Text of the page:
The U.K. Competition Commission (UKCC) has demanded that budget airline Ryanair reduces its stake in rival carrier Aer Lingus in order to maintain competition on routes between the United Kingdom and Ireland.
The commission investigates whether mergers, acquisitions and stakeholding could "lead to a substantial lessening of competition" in U.K. markets. If this prospect exists, then the UKCC can refer the case to the U.K. Office of Fair Trading (OFT) or the Secretary of State.
Following an investigation, the UKCC has ordered Ryanair -- well-known due to its cheap European plane tickets and revenue generation through add-on fees -- to reduce its stake in rival carrier Aer Lingus from 29.8 percent to 5 percent.
The commission says that possessing such a large stake in the Irish airline could lessen competition across U.K. and Irish routes. Ryanair's CEO, Michael O'Leary, said that the UKCC's final report is "bizarre and manifestly wrong but also entirely expected."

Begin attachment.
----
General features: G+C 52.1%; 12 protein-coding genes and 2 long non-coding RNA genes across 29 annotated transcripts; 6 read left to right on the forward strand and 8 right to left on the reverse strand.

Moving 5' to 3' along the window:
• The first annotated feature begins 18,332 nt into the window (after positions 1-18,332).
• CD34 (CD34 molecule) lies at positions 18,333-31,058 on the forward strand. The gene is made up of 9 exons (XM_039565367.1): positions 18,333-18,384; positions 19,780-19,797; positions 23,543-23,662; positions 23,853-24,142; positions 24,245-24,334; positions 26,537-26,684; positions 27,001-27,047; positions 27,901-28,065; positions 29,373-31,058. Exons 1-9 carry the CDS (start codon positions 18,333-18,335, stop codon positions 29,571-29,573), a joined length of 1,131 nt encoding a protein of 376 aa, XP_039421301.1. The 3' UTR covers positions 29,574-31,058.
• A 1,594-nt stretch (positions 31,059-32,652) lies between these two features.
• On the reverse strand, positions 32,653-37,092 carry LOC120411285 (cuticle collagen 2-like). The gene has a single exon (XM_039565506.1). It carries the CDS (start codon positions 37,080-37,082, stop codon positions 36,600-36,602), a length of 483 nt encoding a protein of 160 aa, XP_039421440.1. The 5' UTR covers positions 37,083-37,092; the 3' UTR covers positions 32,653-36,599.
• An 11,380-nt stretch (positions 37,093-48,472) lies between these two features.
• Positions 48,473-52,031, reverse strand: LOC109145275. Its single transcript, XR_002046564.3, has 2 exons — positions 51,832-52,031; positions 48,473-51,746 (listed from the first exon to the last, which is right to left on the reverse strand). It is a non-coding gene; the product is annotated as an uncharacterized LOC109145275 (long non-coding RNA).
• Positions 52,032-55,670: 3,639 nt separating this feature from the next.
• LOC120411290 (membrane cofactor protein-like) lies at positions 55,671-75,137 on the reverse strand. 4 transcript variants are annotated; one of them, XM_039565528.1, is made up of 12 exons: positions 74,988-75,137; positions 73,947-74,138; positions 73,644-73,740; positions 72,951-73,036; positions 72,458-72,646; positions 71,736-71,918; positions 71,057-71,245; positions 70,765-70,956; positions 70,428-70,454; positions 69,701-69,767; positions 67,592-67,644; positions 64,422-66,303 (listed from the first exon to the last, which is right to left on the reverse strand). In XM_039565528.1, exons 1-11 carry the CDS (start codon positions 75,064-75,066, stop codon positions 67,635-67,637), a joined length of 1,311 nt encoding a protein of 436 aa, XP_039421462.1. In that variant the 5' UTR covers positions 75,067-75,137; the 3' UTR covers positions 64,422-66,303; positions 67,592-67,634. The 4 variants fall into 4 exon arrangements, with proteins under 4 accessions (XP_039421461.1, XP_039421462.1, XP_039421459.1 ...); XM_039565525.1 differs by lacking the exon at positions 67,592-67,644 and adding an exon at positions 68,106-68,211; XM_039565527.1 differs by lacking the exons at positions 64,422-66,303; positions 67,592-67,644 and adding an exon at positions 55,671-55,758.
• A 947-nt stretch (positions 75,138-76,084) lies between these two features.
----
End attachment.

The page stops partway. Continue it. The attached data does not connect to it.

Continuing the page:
Aer Lingus chairman Colm Barrington commented:
"It was unacceptable that our principal competitor was allowed to remain on our share register with a shareholding of 29.8 percent and interfere with our business despite the European Commission blocking both Ryanair's first hostile takeover attempt six years ago and its most recent hostile takeover attempt earlier this year."
Ryanair will appeal the decision by filing with the U.K. Competition Appeal Tribunal in the coming weeks. This case is not the only recent media spotlight generated by the carrier, as a recent documentary conducted by Channel 4 accused the carrier of ignoring safety measures in the quest to reduce operational costs.
Image credit: Ryanair
This post was originally published on Smartplanet.com